This fall and spring, an estimated 100,000 students will take five courses offered by six of the best faculty members at Carolina.
None will pay tuition. None will have to set foot on campus and none will receive a grade or earn credits toward a degree.
All of the students, though, will get a chance to learn using an educational delivery system that, until a few years ago, would have been unimaginable. These 100,000 students are among the millions of students around the world now taking courses from some of the top universities in the world through massive open online courses, otherwise known as MOOCs.
University leaders are intent on finding out how MOOCs might redefine higher education, if only by extending its reach throughout the world.
“Accessibility has been a part of Carolina’s charter since it was founded as the country’s first public university,” says Vice Provost for Academic Initiatives Carol Tresolini. “We do not see MOOCs as changing our mission, but expanding our ability to reach and serve a broader array of people than ever before.”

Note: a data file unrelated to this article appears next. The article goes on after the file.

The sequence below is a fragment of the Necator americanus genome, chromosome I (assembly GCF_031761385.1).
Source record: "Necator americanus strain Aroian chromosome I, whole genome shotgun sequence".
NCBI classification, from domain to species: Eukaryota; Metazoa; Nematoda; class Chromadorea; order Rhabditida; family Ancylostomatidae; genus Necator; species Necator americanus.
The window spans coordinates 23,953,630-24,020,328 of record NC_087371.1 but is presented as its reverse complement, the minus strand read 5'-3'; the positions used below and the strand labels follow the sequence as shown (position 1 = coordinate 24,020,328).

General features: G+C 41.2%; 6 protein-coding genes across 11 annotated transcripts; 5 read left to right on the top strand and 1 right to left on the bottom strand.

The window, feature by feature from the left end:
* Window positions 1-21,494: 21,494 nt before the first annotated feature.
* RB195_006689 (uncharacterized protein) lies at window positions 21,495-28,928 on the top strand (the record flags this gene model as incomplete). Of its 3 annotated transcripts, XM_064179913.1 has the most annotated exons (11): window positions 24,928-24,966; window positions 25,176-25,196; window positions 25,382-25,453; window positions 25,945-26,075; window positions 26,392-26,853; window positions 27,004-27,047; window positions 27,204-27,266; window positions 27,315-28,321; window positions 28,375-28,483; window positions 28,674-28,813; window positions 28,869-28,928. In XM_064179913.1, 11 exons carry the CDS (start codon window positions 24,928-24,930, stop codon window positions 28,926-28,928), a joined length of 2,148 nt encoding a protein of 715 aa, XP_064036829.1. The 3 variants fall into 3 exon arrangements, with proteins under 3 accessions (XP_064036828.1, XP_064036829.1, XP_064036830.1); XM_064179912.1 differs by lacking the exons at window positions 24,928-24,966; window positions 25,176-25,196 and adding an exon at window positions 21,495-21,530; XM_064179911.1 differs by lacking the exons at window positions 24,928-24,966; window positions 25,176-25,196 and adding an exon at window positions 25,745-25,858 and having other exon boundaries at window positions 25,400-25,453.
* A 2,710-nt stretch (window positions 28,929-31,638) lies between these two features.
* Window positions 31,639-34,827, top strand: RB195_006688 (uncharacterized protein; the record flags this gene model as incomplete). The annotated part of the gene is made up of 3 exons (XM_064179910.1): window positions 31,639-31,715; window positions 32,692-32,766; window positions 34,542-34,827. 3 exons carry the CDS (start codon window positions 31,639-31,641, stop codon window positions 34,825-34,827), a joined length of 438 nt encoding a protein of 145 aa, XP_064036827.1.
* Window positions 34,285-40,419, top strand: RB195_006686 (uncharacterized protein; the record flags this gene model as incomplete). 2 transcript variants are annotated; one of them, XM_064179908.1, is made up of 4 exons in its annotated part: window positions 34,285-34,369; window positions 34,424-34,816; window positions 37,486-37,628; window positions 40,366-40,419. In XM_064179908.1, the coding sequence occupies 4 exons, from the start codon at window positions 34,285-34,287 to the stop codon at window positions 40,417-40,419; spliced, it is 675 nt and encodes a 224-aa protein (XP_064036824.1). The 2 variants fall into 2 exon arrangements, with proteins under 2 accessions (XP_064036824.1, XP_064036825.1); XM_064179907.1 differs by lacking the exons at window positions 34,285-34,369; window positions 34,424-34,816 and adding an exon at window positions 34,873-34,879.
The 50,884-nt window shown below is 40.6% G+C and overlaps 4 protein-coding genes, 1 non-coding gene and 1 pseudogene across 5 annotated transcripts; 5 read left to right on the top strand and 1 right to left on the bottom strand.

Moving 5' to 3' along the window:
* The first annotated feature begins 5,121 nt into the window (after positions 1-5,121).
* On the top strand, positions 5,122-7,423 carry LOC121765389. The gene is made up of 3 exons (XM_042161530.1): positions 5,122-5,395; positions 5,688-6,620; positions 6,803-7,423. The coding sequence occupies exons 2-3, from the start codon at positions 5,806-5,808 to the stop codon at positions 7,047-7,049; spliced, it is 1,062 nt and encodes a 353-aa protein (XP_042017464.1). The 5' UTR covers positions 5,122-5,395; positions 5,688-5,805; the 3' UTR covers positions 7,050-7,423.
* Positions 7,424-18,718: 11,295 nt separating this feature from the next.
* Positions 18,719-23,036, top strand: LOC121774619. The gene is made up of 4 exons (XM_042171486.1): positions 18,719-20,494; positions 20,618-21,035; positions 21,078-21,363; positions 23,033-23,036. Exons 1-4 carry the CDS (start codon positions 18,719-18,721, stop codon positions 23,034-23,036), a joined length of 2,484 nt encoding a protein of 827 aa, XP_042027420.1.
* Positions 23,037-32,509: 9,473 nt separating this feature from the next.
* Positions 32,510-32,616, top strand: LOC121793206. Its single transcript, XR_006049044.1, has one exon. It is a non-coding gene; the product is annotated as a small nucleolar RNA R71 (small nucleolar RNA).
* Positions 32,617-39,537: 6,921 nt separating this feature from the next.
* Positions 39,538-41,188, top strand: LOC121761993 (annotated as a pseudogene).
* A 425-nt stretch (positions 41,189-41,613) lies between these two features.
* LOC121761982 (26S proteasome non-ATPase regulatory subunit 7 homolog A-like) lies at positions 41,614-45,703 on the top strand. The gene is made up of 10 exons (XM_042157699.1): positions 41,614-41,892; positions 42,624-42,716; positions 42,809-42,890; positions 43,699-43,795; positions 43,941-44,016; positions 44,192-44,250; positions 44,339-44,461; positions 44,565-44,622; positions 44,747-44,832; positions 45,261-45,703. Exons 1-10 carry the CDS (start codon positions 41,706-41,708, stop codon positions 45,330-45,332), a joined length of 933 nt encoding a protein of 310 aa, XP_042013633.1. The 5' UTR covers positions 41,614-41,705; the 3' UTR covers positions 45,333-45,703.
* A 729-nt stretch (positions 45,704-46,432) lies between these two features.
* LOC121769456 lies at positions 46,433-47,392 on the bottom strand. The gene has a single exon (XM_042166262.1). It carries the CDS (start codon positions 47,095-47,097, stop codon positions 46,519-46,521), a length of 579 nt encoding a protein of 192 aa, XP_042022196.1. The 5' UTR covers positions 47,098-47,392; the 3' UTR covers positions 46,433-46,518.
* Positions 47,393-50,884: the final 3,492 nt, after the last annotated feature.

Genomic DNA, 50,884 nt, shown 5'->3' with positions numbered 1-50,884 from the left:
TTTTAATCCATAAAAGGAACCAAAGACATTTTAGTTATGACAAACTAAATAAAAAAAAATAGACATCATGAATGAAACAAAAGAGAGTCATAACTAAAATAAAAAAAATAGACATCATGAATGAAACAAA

There is no campus group better suited to do that than the William and Ida Friday Center for Continuing Education, which partnered with University faculty, information technology professionals, librarians and experts in instructional design to develop multiple courses across different disciplines and present them through Coursera, an online education company.
Tresolini led the MOOCs task force that in February selected the following courses from the proposals that faculty members submitted for consideration. The courses and their instructors are:
- Lorraine Alexander and Karin Yeatts, Gillings School of Global Public Health, “Epidemiology: The Basic Science of Public Health”;
- Evan Feldman, Department of Music, College of Arts and Sciences, “Fundamentals of Rehearsing Music Ensembles”;
- Don Hornstein, School of Law, “Introduction to Environmental Law and Policy”;
- Jeff Pomerantz, School of Information and Library Science, “Metadata: Organizing and Discovering Information”; and
- Buck Goldstein and Holden Thorp, Minor in Entrepreneurship, “What’s Your Big Idea: Entrepreneurship.”
“What we were looking for were people who were interested in exploring different approaches to teaching and learning,” Tresolini said. “At the same time, each course had to be grounded in good, sound, evidence-based educational practices.
“These five MOOCs will be exposing thousands of people to UNC-Chapel Hill, and the instructors involved with each course did a wonderful job designing them to ensure a high level of excellence.”
Published November 4, 2013.